Miroslav М. Popović

Heresy and the Inquisition in the West in the 12th and 13th Centuries

pages: 57-83


Religious teachings that are opposite to the official position of the Church are called heresies. During the first centuries of Christianity heresies were most often born because of the wrong understanding of Christ’s nature. The heretical movements that had tendencies to bring back the Western Church to the apostolic roots appeared later. Many of the heretical teachings rejected Sacraments and other church institutions.

Combining in itself western Gospel heresies and Bogomil influences from the East, a new heresy was born in the 12th century – Cathars. At the same time, two groups of heretics appeared – Humiliats and Waldensians, movements based on the Gospel and their members wanted the right to preach among Christians.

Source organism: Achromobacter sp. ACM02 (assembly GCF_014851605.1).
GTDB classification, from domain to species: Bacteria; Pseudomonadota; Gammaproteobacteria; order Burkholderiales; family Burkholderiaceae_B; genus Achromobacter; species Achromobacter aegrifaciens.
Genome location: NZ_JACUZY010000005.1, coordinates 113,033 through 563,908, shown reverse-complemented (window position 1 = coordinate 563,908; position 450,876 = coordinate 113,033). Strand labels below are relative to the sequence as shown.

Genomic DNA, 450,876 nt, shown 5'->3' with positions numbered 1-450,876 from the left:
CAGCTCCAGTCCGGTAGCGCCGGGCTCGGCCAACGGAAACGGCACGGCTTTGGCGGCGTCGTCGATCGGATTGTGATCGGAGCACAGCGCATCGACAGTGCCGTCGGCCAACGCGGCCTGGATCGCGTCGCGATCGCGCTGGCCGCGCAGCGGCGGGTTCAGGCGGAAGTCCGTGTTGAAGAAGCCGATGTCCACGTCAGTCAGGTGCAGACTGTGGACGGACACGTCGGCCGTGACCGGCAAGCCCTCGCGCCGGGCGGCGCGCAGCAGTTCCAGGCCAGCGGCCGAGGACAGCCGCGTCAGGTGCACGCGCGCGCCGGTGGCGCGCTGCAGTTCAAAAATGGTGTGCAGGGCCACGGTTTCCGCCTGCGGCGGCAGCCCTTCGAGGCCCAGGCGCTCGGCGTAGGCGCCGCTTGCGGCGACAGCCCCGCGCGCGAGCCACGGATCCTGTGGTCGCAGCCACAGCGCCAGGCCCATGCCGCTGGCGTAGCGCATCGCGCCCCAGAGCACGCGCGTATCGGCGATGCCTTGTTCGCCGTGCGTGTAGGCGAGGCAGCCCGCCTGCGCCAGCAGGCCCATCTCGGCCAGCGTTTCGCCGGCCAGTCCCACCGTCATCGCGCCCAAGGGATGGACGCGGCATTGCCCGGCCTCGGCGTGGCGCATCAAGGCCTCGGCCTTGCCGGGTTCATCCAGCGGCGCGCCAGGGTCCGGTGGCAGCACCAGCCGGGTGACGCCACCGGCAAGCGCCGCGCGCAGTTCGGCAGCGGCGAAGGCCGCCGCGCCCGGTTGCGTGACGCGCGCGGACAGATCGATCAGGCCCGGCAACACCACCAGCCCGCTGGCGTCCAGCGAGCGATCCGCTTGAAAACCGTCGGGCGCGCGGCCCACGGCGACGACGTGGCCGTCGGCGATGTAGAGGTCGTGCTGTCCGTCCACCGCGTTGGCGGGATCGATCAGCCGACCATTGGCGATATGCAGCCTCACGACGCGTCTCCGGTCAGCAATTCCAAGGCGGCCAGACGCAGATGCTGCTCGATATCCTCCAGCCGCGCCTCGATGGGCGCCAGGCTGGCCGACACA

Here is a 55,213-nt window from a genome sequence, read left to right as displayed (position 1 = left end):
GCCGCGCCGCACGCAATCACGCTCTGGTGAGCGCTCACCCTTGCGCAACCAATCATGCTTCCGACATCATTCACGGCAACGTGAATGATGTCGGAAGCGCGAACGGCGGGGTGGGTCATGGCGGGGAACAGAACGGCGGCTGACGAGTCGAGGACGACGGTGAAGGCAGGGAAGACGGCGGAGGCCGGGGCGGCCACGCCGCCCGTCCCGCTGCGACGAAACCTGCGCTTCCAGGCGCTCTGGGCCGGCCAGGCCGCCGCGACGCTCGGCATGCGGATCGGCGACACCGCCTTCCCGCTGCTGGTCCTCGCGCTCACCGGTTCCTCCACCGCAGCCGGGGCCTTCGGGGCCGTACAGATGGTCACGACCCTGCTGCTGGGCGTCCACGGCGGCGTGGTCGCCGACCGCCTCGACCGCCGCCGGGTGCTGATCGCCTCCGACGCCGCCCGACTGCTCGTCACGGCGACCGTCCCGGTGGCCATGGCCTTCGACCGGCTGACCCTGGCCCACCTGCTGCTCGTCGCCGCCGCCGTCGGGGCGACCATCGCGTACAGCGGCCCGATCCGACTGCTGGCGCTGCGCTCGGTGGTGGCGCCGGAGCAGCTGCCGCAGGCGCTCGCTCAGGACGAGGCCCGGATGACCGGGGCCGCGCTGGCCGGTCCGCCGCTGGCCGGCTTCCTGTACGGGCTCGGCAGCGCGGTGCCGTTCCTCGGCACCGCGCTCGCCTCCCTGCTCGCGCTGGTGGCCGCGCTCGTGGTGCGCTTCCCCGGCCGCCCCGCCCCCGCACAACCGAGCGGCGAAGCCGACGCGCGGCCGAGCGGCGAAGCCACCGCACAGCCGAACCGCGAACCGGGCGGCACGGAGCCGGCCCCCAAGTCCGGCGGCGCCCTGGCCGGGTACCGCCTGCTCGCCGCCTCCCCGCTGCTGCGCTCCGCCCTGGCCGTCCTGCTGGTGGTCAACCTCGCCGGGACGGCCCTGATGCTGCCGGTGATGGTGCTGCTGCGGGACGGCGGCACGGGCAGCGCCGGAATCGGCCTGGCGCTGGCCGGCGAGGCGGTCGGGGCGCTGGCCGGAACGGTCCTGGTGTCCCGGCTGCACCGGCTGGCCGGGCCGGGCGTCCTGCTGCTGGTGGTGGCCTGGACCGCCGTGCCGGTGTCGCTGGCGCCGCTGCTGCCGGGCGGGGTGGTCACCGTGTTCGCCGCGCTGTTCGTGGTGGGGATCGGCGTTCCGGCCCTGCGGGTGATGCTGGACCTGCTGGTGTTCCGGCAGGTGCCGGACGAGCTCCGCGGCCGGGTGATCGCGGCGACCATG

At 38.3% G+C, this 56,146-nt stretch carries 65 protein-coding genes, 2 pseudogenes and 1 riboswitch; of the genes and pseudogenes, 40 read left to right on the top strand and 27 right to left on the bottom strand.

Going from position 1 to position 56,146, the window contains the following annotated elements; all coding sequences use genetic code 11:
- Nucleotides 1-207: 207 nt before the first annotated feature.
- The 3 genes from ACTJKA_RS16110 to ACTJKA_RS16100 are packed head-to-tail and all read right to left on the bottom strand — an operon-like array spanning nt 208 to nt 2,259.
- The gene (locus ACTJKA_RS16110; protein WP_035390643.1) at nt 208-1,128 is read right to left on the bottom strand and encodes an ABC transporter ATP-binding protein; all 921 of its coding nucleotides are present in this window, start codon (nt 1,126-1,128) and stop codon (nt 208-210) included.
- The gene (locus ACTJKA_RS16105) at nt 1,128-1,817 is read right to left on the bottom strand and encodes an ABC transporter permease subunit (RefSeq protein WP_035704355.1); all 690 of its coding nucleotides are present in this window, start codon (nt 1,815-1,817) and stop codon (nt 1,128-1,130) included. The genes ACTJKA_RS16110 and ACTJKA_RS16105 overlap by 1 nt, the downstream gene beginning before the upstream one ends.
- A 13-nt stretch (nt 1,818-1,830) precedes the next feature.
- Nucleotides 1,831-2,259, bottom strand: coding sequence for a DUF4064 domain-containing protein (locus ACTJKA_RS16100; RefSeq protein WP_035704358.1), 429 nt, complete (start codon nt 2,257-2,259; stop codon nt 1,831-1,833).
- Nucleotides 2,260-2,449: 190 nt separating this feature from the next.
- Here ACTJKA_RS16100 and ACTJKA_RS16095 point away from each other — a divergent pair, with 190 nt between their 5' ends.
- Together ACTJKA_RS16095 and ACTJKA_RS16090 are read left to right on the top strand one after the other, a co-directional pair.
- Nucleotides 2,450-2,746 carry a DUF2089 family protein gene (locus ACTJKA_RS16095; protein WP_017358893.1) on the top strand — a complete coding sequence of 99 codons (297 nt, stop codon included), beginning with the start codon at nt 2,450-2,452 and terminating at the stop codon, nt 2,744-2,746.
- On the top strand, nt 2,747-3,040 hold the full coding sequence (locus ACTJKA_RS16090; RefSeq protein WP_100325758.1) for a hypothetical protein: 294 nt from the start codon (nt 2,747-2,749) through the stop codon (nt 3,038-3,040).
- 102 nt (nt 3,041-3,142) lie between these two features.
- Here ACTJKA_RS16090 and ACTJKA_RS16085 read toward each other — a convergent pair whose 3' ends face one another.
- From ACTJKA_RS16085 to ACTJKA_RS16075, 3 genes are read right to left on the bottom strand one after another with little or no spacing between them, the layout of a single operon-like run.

Friars would have never managed to deal with heresies without the Inquisition. The Inquisition existed wherever it was necessary, where rulers allowed it to act. The Inquisition in Southern France had worked for a whole century. Around 1330’s, Cathars, being without political protection, under constant repression, had almost disappeared from all areas, except from the most isolated ones.






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